A PYMNTS Company

Antitrust concerns of patent acquisitions

 |  October 19, 2012

Posted by D. Daniel Sokol

Ilene Gotts (Wachtell) and Scott Sher (Wilson Sonsini) describe Antitrust Concerns of Patent Acquisitions.

ABSTRACT: Recent events demonstrate that patents increasingly are being purchased and used for anticompetitive means. For example, patent assertion entities (also known as “patent trolls” or “PAEs”) collect patents to extract high licensing fees; competitors acquire patents to create blocking positions that serve to exclude other competitors from competing in downstream markets; and firms acquire patents to create “patent thickets,” which are patent collections on such a scale to make it difficult for smaller competitors to evaluate potential infringement with regard to their product development and innovation. The problem is particularly pronounced in the mobile marketplace, where intellectual property litigation is rampant, as market participants jockey for the dominant position in this hundreds-of-billions of dollars market.

A recent example involving the highly publicized patent dispute between Apple and Samsung highlights the potential for anticompetitive application of a high tech patent portfolio. In its trial brief, Samsung accused Apple of using patent enforcement to “stifle legitimate competition and limit consumer choice to maintain its historically exorbitant profits.” Although Apple ultimately prevailed in its litigation, securing a potential multi-billion dollar settlement from Samsung, as well as a potential injunction that would prohibit Samsung from selling many of its mobile products in the United States, that case and others demonstrate the potential exclusionary effect of IP in these highly competitive mobile markets.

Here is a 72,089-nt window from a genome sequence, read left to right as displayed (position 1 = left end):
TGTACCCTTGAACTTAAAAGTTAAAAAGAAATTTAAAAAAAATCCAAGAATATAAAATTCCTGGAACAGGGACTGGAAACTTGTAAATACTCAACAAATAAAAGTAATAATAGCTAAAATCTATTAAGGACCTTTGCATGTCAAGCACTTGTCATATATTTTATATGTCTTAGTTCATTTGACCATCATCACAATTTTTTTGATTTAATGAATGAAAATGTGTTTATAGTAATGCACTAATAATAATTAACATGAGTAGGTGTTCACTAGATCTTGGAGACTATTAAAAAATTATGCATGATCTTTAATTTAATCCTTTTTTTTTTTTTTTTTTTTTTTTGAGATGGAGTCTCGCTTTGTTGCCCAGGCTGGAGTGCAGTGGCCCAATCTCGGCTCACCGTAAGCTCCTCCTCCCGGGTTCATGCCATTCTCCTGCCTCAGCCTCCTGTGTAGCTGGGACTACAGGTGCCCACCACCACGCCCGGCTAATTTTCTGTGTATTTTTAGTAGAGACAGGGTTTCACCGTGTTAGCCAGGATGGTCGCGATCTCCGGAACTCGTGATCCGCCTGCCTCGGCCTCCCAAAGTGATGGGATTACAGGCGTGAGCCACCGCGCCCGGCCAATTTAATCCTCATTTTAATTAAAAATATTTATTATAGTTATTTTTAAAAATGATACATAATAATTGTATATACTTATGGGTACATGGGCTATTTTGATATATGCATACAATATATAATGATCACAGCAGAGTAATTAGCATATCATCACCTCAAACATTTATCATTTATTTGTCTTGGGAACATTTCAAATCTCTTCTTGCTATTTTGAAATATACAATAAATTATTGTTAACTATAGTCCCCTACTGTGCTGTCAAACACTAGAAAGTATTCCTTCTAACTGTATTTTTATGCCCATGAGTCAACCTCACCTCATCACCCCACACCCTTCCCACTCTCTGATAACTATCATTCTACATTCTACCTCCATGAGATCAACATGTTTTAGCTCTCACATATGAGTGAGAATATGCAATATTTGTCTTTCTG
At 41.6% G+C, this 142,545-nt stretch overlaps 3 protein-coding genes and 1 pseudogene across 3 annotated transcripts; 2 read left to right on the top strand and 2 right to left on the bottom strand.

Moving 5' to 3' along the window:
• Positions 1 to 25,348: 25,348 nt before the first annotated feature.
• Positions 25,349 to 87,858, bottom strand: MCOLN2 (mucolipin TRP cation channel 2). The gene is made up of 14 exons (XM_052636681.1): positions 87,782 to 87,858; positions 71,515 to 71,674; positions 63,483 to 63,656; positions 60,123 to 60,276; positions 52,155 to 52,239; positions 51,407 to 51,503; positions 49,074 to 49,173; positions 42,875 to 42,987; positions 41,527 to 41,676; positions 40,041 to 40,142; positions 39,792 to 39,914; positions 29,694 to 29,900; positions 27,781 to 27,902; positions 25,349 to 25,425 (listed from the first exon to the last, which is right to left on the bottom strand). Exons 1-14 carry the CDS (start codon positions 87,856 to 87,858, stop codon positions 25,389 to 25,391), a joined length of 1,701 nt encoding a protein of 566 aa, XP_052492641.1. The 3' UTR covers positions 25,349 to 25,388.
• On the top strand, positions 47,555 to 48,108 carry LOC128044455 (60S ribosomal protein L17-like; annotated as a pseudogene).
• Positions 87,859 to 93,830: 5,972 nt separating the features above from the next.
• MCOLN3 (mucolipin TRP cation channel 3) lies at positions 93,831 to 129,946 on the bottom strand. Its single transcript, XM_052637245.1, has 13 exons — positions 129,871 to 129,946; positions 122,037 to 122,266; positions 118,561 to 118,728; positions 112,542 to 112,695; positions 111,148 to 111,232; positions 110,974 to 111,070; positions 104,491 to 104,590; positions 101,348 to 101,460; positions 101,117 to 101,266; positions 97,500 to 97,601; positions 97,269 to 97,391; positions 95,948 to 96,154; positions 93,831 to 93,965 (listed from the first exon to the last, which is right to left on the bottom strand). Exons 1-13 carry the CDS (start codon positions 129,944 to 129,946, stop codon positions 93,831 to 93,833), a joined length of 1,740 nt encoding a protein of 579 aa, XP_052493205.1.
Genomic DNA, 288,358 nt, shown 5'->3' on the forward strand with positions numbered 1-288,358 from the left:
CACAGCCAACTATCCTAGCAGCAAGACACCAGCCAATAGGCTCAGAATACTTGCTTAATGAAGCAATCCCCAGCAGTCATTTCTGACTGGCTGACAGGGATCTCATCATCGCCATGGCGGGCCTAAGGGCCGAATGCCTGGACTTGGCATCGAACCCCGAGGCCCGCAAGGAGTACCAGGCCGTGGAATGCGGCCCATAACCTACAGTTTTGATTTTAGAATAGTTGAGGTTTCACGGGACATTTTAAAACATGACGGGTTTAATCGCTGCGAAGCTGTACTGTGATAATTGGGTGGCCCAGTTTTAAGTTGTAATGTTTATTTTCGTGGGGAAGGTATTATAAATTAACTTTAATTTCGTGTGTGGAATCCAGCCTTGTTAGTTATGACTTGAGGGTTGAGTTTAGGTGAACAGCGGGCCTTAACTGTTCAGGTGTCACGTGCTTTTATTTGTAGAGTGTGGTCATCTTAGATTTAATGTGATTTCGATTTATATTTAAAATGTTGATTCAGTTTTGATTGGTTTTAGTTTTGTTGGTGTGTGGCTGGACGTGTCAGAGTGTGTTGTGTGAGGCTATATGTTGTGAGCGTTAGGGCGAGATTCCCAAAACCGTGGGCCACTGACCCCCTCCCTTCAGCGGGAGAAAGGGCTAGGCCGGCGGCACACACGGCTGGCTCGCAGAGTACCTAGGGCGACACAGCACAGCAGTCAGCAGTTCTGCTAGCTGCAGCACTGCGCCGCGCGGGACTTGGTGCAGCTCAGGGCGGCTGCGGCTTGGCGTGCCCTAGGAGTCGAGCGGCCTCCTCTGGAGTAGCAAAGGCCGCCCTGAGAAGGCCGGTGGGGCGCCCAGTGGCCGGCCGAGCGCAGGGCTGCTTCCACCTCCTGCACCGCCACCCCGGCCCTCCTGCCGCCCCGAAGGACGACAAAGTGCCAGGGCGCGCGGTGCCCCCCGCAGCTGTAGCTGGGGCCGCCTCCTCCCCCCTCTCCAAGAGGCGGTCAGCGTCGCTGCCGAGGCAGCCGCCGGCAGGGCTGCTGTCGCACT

Indeed, under current marketplace dynamics, a company competing in high-tech industries must amass a large patent portfolio to defend itself against the inevitable lawsuits that competitors or non-practicing entities (or “patent trolls”) bring either to impose high rents on necessary technology components or prevent new competing products from entering the market. It is for this reason that antitrust authorities around the world have taken a heightened interest in IP market dynamics, and have conducted a number of very high profile investigations, and announced several significant consent decrees.